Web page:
As you’ve seen, experiments are a powerful tool that psychologists use to understand causation. However, sometimes researchers want to investigate something that would be difficult or unethical to study in an experimental setting. In these cases, they may turn to survey-based research.
As I mentioned earlier, surveys often yield qualitative data, such as answers to open-ended response questions, but in this section, I will focus on quantitative surveys. Quantitative surveys typically ask Likert scale questions, which have responses on a scale from 1 to 5, 1 to 7, etc. My personal favorite Likert scale is a 7-point scale because it captures nuances about the ways that a participant can feel about a topic. On a 7-point Likert scale, participants can respond with 1 = Strongly disagree; 2 = Disagree; 3 = Somewhat disagree; 4 = Neither; 5 = Somewhat agree; 6 = Agree; 7 = Strongly agree. Researchers can then do statistical analyses on the responses, such as calculating the mean, median, and standard deviation.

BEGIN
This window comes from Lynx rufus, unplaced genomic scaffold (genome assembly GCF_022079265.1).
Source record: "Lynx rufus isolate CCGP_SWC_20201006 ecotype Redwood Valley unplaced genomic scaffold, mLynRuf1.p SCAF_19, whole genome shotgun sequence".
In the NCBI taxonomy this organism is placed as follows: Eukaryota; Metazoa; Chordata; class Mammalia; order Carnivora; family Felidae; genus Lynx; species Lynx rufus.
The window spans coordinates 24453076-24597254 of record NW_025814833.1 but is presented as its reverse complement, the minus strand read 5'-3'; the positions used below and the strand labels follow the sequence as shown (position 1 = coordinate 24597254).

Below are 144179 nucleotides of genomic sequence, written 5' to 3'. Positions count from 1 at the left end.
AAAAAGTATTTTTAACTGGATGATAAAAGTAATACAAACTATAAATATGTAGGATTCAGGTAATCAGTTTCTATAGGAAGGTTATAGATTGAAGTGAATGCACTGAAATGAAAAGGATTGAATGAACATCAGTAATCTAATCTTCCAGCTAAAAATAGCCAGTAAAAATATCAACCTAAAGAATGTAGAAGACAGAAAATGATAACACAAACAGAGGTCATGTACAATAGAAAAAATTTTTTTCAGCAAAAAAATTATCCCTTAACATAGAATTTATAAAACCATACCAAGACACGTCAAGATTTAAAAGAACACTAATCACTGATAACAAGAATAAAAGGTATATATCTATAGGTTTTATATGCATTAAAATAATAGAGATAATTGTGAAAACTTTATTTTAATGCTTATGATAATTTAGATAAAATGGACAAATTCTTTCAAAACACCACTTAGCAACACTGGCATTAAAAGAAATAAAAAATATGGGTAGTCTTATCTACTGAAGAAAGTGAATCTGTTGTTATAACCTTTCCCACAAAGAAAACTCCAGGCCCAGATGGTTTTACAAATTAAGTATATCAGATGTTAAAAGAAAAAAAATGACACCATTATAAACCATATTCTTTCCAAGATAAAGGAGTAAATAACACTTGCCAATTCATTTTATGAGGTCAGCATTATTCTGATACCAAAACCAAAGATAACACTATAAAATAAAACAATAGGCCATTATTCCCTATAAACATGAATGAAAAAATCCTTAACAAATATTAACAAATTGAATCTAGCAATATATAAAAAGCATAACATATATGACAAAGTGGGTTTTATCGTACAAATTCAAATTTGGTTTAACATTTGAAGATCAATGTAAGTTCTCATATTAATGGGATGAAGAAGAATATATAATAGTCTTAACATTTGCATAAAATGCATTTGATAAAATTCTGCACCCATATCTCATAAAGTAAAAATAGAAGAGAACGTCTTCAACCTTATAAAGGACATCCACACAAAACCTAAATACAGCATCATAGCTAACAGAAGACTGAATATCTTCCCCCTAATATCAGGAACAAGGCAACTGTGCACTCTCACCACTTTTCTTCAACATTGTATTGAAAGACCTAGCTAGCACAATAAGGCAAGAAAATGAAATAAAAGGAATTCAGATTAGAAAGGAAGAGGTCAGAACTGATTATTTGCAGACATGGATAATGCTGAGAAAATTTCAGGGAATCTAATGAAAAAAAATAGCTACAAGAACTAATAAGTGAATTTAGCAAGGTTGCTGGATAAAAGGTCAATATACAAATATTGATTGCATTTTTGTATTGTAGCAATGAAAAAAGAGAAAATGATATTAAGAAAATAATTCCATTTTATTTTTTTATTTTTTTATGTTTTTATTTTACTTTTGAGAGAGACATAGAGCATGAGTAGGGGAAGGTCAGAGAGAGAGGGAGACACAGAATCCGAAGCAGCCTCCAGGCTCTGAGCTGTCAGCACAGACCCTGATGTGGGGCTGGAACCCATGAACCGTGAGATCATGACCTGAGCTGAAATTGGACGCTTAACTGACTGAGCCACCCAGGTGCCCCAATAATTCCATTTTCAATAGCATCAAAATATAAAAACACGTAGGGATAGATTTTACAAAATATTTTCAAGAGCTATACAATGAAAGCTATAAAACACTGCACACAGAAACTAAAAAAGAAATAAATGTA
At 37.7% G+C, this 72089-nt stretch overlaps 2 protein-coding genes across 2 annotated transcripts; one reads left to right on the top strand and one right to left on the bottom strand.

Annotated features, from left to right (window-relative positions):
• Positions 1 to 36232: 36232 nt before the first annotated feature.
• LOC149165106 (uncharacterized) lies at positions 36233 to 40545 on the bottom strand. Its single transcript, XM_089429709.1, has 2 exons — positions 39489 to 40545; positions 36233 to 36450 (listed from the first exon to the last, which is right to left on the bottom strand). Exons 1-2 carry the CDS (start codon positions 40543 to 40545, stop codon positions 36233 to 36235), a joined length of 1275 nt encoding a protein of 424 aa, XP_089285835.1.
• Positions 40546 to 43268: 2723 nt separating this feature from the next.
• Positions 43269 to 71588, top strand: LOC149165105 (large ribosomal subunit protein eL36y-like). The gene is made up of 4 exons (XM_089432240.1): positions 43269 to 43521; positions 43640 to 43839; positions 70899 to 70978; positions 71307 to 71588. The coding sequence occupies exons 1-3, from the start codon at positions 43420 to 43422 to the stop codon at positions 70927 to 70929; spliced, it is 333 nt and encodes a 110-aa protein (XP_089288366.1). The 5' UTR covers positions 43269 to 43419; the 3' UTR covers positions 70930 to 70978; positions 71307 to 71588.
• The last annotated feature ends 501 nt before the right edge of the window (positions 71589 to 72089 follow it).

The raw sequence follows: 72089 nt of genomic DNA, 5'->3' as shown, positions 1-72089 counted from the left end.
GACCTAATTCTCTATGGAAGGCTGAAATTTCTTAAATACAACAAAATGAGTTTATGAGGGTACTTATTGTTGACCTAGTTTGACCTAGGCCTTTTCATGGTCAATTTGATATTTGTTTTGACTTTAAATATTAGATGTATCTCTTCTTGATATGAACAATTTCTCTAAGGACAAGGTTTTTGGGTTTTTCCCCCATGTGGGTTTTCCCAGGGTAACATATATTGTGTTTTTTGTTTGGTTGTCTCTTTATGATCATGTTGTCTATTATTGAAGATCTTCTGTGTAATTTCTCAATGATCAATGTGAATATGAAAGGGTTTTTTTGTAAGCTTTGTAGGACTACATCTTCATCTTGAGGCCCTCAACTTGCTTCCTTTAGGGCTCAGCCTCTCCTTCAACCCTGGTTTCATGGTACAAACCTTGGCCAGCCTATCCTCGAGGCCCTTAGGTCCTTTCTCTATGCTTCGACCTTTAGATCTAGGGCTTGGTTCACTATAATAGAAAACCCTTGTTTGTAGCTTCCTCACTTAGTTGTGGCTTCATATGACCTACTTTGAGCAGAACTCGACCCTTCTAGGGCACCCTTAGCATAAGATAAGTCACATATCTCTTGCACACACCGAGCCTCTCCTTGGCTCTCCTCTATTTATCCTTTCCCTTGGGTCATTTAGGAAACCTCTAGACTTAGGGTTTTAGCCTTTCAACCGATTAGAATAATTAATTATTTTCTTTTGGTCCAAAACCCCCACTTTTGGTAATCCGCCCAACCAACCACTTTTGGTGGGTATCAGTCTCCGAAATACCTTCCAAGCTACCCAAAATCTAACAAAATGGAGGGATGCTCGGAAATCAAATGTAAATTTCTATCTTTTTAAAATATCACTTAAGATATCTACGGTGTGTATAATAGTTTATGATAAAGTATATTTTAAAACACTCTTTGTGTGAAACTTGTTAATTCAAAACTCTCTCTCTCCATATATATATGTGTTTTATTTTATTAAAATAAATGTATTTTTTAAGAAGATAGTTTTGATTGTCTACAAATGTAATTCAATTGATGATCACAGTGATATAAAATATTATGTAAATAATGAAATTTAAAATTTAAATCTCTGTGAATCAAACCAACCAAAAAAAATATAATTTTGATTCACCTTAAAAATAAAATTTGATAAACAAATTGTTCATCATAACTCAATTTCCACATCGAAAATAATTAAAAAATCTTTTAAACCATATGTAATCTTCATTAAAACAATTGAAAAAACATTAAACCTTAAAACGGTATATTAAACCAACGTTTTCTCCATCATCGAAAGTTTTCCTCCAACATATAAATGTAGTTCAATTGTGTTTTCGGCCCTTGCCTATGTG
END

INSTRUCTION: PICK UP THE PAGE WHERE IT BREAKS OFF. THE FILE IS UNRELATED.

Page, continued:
When psychologists cannot ethically do an experiment on the subject of interest, they often conduct surveys instead. For instance, they may ask participants questions about their mental health and factors that may be related to their mental health. Participants could answer questions about how sad or anxious they feel, along with questions about the number of close friends they have and the amount of time they spend on social media. Researchers may find that the amount of time the participants spend on social media is related to how sad they feel. “Related” is key. Since the researchers are not conducting an experiment, they cannot determine causation. Remember: correlation does not equal causation!